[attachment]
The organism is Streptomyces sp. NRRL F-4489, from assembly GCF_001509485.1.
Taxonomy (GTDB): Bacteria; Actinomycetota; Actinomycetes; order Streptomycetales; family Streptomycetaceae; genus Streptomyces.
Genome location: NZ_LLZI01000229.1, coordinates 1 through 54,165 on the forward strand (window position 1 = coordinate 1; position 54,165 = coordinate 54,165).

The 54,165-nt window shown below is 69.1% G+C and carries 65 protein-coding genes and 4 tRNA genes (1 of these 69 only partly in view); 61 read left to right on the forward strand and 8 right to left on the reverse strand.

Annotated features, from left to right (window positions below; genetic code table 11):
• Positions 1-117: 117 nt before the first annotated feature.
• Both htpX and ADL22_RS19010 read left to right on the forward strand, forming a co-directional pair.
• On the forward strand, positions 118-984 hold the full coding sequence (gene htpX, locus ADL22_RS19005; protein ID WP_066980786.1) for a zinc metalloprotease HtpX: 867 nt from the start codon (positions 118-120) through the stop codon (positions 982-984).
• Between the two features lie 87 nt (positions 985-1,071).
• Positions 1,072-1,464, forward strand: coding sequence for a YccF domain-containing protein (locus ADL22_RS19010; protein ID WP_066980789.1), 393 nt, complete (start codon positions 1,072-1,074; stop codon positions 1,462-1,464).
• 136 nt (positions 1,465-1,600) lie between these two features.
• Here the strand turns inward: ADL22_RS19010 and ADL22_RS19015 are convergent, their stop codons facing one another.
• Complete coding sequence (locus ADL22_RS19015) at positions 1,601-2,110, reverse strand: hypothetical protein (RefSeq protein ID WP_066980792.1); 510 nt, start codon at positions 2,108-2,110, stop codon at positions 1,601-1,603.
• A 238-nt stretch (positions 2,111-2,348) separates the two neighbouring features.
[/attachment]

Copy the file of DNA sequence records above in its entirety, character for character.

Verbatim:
The organism is Streptomyces sp. NRRL F-4489, from assembly GCF_001509485.1.
Taxonomy (GTDB): Bacteria; Actinomycetota; Actinomycetes; order Streptomycetales; family Streptomycetaceae; genus Streptomyces.
Genome location: NZ_LLZI01000229.1, coordinates 1 through 54,165 on the forward strand (window position 1 = coordinate 1; position 54,165 = coordinate 54,165).

The 54,165-nt window shown below is 69.1% G+C and carries 65 protein-coding genes and 4 tRNA genes (1 of these 69 only partly in view); 61 read left to right on the forward strand and 8 right to left on the reverse strand.

Annotated features, from left to right (window positions below; genetic code table 11):
• Positions 1-117: 117 nt before the first annotated feature.
• Both htpX and ADL22_RS19010 read left to right on the forward strand, forming a co-directional pair.
• On the forward strand, positions 118-984 hold the full coding sequence (gene htpX, locus ADL22_RS19005; protein ID WP_066980786.1) for a zinc metalloprotease HtpX: 867 nt from the start codon (positions 118-120) through the stop codon (positions 982-984).
• Between the two features lie 87 nt (positions 985-1,071).
• Positions 1,072-1,464, forward strand: coding sequence for a YccF domain-containing protein (locus ADL22_RS19010; protein ID WP_066980789.1), 393 nt, complete (start codon positions 1,072-1,074; stop codon positions 1,462-1,464).
• 136 nt (positions 1,465-1,600) lie between these two features.
• Here the strand turns inward: ADL22_RS19010 and ADL22_RS19015 are convergent, their stop codons facing one another.
• Complete coding sequence (locus ADL22_RS19015) at positions 1,601-2,110, reverse strand: hypothetical protein (RefSeq protein ID WP_066980792.1); 510 nt, start codon at positions 2,108-2,110, stop codon at positions 1,601-1,603.
• A 238-nt stretch (positions 2,111-2,348) separates the two neighbouring features.